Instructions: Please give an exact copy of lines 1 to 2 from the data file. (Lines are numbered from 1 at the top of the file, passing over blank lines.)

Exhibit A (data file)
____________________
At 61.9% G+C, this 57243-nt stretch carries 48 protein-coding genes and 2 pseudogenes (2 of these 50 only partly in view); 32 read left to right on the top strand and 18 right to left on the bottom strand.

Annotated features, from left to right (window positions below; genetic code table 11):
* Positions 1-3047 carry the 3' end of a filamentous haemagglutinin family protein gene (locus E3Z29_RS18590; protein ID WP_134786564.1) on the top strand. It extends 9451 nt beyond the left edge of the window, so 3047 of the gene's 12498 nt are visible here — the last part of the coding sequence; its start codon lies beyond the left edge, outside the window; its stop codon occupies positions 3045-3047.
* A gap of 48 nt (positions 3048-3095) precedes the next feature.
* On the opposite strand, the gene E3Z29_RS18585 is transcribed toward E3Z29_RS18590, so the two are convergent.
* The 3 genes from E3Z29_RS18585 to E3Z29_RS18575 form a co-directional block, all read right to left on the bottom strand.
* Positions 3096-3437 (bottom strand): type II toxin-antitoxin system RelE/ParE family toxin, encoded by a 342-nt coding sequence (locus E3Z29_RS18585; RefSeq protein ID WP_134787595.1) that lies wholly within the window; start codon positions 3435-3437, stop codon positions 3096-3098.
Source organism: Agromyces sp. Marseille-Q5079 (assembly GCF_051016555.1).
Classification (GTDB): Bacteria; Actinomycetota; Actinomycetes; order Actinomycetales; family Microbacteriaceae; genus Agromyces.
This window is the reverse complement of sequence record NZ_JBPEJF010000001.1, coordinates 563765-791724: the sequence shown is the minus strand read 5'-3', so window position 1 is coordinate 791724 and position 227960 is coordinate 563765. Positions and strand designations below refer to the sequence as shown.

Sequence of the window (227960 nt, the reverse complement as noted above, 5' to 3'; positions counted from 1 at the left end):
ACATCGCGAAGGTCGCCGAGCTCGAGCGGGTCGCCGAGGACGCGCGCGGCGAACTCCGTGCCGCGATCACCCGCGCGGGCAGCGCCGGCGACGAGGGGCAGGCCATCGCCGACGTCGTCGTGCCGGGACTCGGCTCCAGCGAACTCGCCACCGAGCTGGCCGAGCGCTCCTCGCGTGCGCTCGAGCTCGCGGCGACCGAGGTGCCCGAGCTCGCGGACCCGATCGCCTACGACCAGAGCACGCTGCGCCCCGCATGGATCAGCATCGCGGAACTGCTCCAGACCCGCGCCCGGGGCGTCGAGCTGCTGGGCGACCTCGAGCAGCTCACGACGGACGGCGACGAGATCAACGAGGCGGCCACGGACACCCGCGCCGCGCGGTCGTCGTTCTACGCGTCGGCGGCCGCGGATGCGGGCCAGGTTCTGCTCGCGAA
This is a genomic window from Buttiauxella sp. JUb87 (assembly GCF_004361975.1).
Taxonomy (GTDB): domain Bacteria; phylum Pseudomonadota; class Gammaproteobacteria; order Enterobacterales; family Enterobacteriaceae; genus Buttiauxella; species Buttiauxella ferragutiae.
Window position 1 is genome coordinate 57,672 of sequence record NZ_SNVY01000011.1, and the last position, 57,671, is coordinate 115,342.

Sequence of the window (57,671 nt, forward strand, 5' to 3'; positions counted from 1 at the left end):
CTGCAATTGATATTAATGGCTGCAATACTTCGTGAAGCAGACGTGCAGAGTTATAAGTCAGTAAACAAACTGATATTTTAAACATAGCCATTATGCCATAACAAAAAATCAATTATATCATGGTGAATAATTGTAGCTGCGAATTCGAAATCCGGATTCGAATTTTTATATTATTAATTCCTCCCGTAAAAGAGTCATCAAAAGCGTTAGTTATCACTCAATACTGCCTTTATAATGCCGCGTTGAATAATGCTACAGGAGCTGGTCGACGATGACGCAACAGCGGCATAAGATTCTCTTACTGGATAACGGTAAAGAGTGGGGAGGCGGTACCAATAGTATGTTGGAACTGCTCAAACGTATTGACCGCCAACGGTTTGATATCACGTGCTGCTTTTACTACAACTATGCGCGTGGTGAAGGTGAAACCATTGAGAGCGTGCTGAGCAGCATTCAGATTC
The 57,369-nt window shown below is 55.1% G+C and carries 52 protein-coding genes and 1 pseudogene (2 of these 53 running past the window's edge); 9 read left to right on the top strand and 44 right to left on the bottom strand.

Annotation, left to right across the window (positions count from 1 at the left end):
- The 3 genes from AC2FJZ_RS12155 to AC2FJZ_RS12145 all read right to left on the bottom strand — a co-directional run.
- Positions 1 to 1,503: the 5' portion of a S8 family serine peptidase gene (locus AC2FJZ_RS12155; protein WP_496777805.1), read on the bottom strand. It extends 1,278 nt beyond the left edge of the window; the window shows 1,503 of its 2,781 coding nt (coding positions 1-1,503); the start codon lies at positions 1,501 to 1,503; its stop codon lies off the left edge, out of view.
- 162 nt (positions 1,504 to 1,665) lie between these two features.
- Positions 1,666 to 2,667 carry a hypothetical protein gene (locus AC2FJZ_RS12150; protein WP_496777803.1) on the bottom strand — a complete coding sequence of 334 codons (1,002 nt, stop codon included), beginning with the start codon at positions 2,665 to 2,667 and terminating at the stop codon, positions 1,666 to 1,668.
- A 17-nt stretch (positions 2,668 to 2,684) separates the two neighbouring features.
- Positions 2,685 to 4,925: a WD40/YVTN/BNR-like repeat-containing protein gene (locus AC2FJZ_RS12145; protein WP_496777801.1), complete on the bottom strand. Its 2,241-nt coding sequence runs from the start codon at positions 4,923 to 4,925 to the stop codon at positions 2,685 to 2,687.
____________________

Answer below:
At 61.9% G+C, this 57243-nt stretch carries 48 protein-coding genes and 2 pseudogenes (2 of these 50 only partly in view); 32 read left to right on the top strand and 18 right to left on the bottom strand.

Annotated features, from left to right (window positions below; genetic code table 11):